Ever since I was younger I always been a large boy, and strong as an ox. Everyone in my family knew I was going to be a star in some type of sport, however none of them thought it would turn out to be football. To be a football player you have to be a special type of human being, it is a grimy, dirty type of sport. My brother was already playing it, so it was on a matter of time before I was on that field as well. I was only 12 years old at the time so my mom was kind of skeptical, but that did not stop my dad from taking me to see my new team on that Monday night at practice.
Being I use to watch football on television I thought to myself, “I want to be a quarterback.” However my dad and brother said, “ I would recommend talking to the coach about a position. He will make the ultimate decision depending upon your talent and skills and will place you in a position that fits in with the needs of the team,” basically they were trying to tell me I was too large to play Quarterback. Time goes on and I go to meet the coaches and I am about as nervous as you can be at that point. The first thing the coach said was “Man are you a big boy,” my dad smiling he said, “thanks he is about to start playing for your team,” which was a team in Ontario called Creekside Titans.
My first day of practice was highly overwhelming I can remember everything my coach said we were going to do. He started just like this: Evaluate players for positions and put them into the correct position on offense and defense that fits the players abilities and the teams needs best. Teach the players how to interact properly with the coaching staff and other players. This is what many people refer to as learning how to be “coachable”. Develop an enthusiasm within the kids for playing football and playing on our team. Teach the fundamental building blocks of base blocking and tackling (yes without pads and without contact) teach the base numbering system and play calling system for the offense. Teach proper stances and splits. Teach the explosive first step and for the offensive linemen their explosive first 2 steps. For backs we determine who our backs are at the first practice, seating the ball and ball security. Learning proper body lean and accelerating through contact (dummy contact).Teach the base defensive formation, the goals and base philosophy of the defense. At the end of week 1 all players will be in their offensive and defensive positions, know what positions they are in and what it is called. At this point I am just like this all sounds foreign but strangely I ended getting all this information in within a couple of weeks.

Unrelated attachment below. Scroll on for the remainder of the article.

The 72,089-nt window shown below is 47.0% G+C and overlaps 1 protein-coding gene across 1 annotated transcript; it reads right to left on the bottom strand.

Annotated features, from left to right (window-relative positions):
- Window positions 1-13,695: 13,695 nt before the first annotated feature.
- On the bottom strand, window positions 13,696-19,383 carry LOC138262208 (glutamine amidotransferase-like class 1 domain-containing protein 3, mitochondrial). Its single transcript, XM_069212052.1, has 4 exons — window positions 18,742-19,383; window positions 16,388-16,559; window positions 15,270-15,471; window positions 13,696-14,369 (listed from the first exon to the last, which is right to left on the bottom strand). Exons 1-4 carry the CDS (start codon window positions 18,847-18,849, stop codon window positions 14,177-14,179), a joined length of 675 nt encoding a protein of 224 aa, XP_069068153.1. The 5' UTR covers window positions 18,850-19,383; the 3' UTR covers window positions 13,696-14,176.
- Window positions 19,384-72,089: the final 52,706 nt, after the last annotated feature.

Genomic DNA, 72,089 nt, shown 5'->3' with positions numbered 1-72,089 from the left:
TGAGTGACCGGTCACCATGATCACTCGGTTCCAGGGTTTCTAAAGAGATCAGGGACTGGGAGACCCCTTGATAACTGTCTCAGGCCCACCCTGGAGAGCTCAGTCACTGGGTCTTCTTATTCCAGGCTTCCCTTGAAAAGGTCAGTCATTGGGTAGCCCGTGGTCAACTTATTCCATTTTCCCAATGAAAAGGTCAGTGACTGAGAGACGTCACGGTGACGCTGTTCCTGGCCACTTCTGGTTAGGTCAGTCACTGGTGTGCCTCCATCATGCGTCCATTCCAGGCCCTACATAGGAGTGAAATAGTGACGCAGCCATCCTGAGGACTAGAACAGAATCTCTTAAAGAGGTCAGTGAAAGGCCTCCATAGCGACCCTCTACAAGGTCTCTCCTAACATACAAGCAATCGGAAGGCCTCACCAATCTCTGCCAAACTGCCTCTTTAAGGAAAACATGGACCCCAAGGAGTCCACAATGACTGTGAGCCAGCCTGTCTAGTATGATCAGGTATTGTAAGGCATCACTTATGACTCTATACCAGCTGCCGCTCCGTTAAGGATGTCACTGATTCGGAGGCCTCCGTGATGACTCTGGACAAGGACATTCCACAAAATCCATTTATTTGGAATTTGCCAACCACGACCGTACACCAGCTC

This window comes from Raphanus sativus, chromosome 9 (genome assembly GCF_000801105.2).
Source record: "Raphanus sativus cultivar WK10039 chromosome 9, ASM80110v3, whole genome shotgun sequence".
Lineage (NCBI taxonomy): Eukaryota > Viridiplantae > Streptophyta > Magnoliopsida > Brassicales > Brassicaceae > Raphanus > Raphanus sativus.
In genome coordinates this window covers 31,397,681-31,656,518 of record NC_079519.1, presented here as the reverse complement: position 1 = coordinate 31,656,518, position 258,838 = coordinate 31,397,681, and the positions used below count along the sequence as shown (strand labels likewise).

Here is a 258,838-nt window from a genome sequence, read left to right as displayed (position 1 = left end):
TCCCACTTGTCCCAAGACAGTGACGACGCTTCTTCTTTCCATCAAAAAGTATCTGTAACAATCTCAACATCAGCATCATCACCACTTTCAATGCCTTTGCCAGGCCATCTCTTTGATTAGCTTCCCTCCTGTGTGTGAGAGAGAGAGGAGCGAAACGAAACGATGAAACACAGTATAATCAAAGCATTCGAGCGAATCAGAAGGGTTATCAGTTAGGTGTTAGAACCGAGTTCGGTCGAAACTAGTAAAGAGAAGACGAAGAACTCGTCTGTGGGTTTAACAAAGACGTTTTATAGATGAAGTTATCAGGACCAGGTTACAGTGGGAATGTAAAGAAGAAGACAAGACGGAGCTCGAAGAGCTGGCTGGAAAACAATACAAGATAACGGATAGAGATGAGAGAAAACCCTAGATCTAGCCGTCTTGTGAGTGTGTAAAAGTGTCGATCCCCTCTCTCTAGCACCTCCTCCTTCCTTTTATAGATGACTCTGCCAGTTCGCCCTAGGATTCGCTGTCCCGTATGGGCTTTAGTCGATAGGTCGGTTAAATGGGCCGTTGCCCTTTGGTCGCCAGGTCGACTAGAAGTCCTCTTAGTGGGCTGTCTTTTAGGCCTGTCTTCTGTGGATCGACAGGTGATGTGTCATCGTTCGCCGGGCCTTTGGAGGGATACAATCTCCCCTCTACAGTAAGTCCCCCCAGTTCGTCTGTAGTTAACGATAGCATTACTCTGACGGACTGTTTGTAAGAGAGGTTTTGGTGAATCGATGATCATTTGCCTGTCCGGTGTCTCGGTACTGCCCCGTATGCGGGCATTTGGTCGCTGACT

A couple of weeks roll by and games come around and my coaches already see me as a leader on our team and I am loving every second of this is new sport. I remember the first speech he gave us was “While our competition may be practicing 5 nights a week and conditioning their brains out, we are practicing just 3 nights a week and our kids are not only having fun, but they are learning the game of football. The moral of this youth football story is to seriously consider everything you do in practice when coaching youth football. See if there is anything that should be cut out so you can concentrate on developing great fundamentals as well as developing a love and appreciation for the game in your players. So we go out on the field and my coach is telling me he is going to need me to stop the run and rush the quarterback. I was a defensive tackle and an excellent one at that for it to be my first year playing. I got in my game mode and everything was kind of in slow motion when I actually got onto field playing an actual game against the opposing team. I wanted to see how swell I actually was going to be against somebody else. I was already the star of my team and it was only my first year, my coach kept saying “Kyon, you showed it at practice now let’s show it right here right here in front of the fans.” I played defense, so I had to go against the offensive line which was the huge guys across from me. I am telling you these where the biggest 12 and 13 year olds I had ever seen in my life; however, I was not going to let that stop me from making tackles. Defense is my favorite because I find it more fun and less complicated. My favorite part was when I got in at defensive tackle. I remember getting in a three-point stance waiting for the ball to be snapped. When the ball was snapped the running back who carries the ball, rushed at the guard, it was a run play to my side. I got past the guard which are the big offensive lineman, and made the tackle. It was now second down, I waited for the offensive line to get out of the huddle. When the guard came to the line I got into my stance. When the ball was snapped I rushed at the guard again, then suddenly I realized that it was another run to my side. I got past the guard then I made the tackle again. It felt good to get two tackles in a row, it was third down now and I knew it was about to be a pass play. When the guard come to the line I got into my stance and waited for the ball to be snapped. When the ball was snapped I busted out of my stance and hit the guard. It was a run to the other side I still went after the ball carrier but I didn’t make the tackle. It was now fourth down and they were going for it, the guard came to the line and I got into my stance. The ball was snapped I ran at the guard and hit him, it was a pass play and they were passing it to my side. The pass was incomplete and it was now our ball. That was my first ever time playing football and it was an actual success! I will never forget it and my coaches praised me day after day game after game. Now I am here today thanking coach Brown for shaping into the football player I am today.